Perfect Desk Posture



Sitting in front of a computer screen eight hours a day (or more) five days a week can take its toll on your body. Tension in the neck, back, shoulders or wrists are some of the common problems that plague desk-bound workers. There are simple and efficient ways to prevent these aches and reduce the risks of developing related health problems or injuries; the secret lies in adequate desk posture. Read on for tips on making your workspace more ergonomically correct.

Chair and Sitting Position
– Adjust your chair height so that your feet rest flat on the floor. Use a footrest if they don’t reach.

– Sit as far back as possible in your chair. If you have a lumbar support, it should fit in the small of your back. Your torso should form a 95 to 110 degree angle with your thighs; adjust the incline accordingly.

– Sit with your thighs parallel to the floor and fully supported by the seat pan—you should be able to fit 3 to 4 fingers between the edge of the seat and the back of your knees. Your knees should be bent at a right angle (90 degrees).

– Adjust the arm-rests (if any), so they are at elbow level when your shoulders are in a relaxed position.

Computer Monitor
– Place your monitor at arm’s length (20 to 30 inches) directly in front on you.

– Adjust the height of your monitor so that your natural eye level is within the top 1/3 of the screen.

– Your head should not be tilted forward or back.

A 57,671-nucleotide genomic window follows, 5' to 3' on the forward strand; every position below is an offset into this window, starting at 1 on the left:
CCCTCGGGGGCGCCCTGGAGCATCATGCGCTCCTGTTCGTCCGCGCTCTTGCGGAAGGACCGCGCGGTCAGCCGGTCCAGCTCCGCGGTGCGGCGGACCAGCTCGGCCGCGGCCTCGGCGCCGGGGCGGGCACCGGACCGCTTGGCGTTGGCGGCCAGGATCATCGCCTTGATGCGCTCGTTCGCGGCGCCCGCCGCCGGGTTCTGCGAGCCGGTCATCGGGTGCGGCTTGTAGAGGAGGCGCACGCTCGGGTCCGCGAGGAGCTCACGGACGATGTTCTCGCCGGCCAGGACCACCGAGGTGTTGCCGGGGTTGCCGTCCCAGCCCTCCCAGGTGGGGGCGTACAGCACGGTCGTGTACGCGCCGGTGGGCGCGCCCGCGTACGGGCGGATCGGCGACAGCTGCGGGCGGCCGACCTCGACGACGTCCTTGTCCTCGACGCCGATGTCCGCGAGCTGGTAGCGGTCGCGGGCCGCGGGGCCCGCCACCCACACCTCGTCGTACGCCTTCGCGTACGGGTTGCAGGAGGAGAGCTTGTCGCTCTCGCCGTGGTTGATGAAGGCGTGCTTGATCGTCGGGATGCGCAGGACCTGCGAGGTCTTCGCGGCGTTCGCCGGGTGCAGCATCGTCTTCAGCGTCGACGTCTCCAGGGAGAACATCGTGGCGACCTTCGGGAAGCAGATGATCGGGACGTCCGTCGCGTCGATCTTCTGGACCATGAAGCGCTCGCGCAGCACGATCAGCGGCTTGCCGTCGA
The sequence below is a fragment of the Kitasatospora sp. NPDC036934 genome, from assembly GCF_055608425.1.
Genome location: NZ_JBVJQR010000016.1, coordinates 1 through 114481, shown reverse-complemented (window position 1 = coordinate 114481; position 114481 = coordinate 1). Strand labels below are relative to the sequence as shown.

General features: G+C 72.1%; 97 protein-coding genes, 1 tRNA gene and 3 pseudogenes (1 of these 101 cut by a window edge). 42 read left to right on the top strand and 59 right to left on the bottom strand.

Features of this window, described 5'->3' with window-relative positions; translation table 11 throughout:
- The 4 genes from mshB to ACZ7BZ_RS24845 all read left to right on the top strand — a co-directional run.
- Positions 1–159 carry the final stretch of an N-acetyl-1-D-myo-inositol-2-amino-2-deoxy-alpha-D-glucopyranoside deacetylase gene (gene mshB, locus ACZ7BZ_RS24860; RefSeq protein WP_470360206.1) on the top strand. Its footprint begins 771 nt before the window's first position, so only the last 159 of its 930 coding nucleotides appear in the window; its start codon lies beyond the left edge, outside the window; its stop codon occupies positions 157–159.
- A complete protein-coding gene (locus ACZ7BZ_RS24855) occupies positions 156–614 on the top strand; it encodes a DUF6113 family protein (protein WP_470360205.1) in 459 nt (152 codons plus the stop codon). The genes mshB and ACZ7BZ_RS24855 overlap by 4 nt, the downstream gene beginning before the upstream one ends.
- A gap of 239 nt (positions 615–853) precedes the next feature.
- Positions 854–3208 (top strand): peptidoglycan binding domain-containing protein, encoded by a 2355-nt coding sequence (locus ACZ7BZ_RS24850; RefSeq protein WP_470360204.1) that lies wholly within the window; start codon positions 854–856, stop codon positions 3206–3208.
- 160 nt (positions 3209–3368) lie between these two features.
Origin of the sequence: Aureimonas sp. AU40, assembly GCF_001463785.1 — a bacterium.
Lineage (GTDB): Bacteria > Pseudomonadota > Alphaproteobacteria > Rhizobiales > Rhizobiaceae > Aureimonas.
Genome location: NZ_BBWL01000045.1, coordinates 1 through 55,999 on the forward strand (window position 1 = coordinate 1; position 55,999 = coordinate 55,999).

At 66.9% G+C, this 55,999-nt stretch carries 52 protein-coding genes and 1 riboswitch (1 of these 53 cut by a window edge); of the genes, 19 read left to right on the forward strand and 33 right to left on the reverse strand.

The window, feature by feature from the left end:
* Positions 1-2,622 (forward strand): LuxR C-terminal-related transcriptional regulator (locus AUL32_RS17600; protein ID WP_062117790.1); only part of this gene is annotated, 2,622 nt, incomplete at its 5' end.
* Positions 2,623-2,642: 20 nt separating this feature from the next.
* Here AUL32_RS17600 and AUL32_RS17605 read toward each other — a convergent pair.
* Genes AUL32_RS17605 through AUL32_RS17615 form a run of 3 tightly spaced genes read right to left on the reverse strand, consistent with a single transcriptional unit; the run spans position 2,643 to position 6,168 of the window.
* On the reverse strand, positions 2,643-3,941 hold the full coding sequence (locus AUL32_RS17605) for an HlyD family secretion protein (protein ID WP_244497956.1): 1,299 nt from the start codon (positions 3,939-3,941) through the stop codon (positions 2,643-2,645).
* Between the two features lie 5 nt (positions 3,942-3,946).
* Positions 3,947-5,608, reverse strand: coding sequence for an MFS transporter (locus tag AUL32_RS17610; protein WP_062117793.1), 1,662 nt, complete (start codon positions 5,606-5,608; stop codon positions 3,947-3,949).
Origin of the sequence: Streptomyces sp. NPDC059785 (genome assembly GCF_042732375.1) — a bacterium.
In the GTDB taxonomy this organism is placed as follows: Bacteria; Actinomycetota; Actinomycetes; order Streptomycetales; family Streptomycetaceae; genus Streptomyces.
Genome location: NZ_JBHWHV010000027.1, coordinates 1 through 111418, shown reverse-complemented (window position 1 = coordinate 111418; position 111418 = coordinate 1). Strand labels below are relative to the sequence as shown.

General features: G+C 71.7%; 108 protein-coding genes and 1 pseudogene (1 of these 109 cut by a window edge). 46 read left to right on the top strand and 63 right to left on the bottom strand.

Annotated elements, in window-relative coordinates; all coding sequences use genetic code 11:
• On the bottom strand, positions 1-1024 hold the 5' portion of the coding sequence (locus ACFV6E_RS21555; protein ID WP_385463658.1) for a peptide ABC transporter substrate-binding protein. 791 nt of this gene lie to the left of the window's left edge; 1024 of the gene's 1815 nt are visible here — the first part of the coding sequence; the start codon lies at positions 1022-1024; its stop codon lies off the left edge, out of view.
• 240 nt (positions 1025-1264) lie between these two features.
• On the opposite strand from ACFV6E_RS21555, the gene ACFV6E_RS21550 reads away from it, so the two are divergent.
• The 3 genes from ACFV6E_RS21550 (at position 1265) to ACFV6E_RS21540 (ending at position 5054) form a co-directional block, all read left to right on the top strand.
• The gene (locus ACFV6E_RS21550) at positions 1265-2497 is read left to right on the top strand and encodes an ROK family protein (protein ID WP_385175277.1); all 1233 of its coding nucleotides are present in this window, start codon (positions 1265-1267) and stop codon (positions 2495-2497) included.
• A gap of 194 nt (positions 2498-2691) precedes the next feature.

– Use an anti-glare filter to reduce eye strain if your screen has a highly reflective surface.

– Avoid squinting. If you can’t see clearly try cleaning your screen, changing its resolution, or adjusting the brightness. If these steps don’t help, consult an optometrist.

Mouse and Keyboard
– Relax your shoulders and let your arms hang to the sides. Raise your wrists to elbow height until your forearms are parallel to the floor. Your keyboard should be positioned around this point.

– Keep your wrists straight; not angled up, down or sideways. If needed, use a gel or foam wrist rest for support.

– Choose a mouse that fits your hand; one that isn’t too big or too small.

– Place your mouse right next to your keyboard, as close to it as possible to avoid rotating your shoulder.

– Try using your entire arm when moving the mouse instead of just the wrist.

Helpful hints
– Change positions throughout the day to give your eyes a break and clear your head.

– Rest your eyes regularly by looking at a distant object for a few seconds.

– Take the time to stretch your muscles during the day.

– Stay hydrated: always keep a bottle of water with you.

– Keep often-used items close to you (phone, planner, etc.).

– Avoid crossing your legs not to cut off the blood flow.

– If you feel discomfort or pain after trying the abovementioned changes, don’t hesitate to consult an occupational therapist for an ergonomic assessment or a physical therapist for further treatment.

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